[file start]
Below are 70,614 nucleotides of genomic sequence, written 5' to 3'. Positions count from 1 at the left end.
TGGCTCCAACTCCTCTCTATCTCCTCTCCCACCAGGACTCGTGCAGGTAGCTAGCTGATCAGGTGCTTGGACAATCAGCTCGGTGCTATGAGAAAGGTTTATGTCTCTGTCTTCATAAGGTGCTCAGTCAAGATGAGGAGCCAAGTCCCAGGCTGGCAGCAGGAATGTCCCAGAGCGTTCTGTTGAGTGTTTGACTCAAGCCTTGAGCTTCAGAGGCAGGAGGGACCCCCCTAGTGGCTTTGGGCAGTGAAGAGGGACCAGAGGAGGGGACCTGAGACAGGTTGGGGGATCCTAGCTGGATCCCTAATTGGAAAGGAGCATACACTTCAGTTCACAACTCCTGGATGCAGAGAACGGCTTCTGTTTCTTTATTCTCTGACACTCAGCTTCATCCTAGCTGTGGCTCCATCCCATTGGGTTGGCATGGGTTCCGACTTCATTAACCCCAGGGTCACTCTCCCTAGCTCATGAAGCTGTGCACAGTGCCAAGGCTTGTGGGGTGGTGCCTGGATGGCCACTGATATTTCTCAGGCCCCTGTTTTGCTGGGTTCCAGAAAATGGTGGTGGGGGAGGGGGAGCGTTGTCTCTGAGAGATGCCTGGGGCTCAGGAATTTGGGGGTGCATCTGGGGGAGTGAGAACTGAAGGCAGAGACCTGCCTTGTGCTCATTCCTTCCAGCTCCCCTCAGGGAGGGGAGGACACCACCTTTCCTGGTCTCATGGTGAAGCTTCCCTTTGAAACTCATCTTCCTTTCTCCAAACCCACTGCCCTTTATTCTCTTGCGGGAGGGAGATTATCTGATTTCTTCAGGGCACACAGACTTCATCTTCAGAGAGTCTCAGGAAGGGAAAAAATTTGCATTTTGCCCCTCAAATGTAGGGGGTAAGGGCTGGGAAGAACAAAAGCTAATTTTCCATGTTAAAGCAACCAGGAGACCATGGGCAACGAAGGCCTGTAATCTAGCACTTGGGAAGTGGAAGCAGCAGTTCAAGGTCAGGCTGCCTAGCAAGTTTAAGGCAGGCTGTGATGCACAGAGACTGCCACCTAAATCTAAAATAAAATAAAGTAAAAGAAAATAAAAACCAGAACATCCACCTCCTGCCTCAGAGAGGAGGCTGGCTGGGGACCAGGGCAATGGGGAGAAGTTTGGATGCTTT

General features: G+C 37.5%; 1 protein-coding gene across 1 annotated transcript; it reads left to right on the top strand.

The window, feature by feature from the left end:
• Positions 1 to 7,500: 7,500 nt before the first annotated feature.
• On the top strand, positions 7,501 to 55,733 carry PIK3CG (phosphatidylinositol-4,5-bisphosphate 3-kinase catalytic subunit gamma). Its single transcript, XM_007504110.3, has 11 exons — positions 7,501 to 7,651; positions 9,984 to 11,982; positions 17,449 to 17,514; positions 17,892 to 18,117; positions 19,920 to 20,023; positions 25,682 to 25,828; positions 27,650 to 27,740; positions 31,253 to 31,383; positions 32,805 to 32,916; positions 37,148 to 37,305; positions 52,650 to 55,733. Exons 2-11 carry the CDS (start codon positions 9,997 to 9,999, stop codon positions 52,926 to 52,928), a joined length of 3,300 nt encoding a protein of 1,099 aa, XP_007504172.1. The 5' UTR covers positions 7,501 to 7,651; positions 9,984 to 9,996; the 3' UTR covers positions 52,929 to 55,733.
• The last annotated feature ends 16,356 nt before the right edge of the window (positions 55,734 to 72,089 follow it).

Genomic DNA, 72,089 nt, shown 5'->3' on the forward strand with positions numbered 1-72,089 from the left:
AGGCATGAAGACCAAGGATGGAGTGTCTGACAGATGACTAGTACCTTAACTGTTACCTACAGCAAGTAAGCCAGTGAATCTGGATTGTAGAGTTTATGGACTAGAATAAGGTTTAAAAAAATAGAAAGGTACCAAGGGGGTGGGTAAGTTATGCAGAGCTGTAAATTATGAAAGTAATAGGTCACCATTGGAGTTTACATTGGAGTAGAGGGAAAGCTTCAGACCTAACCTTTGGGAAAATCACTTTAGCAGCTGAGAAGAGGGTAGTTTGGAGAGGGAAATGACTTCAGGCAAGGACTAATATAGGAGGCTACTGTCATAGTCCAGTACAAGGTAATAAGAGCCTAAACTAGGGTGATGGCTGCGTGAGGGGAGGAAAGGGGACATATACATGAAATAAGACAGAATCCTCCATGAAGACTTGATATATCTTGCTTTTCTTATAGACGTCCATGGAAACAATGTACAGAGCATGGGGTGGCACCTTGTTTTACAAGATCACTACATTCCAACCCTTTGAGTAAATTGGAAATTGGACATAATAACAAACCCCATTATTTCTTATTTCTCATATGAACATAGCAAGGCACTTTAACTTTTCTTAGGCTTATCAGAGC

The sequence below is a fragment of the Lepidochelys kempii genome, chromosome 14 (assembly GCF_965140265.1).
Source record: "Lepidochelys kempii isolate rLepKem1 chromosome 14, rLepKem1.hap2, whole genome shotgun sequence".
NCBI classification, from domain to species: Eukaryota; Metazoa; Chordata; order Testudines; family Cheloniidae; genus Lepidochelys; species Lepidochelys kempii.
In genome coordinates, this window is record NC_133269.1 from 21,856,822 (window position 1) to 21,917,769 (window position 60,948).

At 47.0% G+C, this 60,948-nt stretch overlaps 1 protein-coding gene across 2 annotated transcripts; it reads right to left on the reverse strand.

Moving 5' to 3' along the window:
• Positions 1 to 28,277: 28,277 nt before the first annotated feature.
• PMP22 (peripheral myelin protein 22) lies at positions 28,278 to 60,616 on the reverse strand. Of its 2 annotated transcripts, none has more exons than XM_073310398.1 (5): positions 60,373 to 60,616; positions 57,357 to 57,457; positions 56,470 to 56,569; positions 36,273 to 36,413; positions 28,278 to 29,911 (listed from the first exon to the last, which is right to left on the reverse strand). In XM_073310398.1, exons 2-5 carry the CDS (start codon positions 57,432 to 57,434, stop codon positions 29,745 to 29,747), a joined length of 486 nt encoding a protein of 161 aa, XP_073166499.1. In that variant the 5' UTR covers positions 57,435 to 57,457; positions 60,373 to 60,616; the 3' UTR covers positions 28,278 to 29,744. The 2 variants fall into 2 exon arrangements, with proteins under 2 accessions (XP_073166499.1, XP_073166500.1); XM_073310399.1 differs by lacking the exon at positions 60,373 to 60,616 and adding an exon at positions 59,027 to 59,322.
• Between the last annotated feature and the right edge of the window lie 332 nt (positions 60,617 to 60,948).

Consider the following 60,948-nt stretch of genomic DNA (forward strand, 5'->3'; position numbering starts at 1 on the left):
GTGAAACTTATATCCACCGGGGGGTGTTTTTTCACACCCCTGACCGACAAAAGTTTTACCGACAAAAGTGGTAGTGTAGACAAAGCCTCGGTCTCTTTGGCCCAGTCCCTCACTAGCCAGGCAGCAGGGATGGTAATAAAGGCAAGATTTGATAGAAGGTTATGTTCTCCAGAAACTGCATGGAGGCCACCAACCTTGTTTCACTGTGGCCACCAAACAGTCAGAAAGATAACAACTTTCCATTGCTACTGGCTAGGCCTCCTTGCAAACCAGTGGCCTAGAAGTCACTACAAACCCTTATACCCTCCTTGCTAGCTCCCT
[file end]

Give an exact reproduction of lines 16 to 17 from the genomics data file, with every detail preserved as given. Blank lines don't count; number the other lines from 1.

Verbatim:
• Positions 1 to 28,277: 28,277 nt before the first annotated feature.
• PMP22 (peripheral myelin protein 22) lies at positions 28,278 to 60,616 on the reverse strand. Of its 2 annotated transcripts, none has more exons than XM_073310398.1 (5): positions 60,373 to 60,616; positions 57,357 to 57,457; positions 56,470 to 56,569; positions 36,273 to 36,413; positions 28,278 to 29,911 (listed from the first exon to the last, which is right to left on the reverse strand). In XM_073310398.1, exons 2-5 carry the CDS (start codon positions 57,432 to 57,434, stop codon positions 29,745 to 29,747), a joined length of 486 nt encoding a protein of 161 aa, XP_073166499.1. In that variant the 5' UTR covers positions 57,435 to 57,457; positions 60,373 to 60,616; the 3' UTR covers positions 28,278 to 29,744. The 2 variants fall into 2 exon arrangements, with proteins under 2 accessions (XP_073166499.1, XP_073166500.1); XM_073310399.1 differs by lacking the exon at positions 60,373 to 60,616 and adding an exon at positions 59,027 to 59,322.